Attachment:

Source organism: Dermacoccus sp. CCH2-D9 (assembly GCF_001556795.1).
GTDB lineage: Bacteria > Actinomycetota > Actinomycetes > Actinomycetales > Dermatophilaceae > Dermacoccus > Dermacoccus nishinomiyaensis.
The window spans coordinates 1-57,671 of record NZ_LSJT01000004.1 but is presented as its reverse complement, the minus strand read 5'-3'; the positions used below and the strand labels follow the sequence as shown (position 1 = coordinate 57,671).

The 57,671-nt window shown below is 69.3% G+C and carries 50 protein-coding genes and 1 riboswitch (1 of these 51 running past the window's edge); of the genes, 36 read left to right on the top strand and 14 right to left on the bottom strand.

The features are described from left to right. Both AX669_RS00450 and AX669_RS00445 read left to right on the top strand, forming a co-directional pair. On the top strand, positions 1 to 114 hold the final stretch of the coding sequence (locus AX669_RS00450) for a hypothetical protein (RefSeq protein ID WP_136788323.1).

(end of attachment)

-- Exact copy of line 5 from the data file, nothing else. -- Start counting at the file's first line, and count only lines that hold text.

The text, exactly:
The features are described from left to right. Both AX669_RS00450 and AX669_RS00445 read left to right on the top strand, forming a co-directional pair. On the top strand, positions 1 to 114 hold the final stretch of the coding sequence (locus AX669_RS00450) for a hypothetical protein (RefSeq protein ID WP_136788323.1).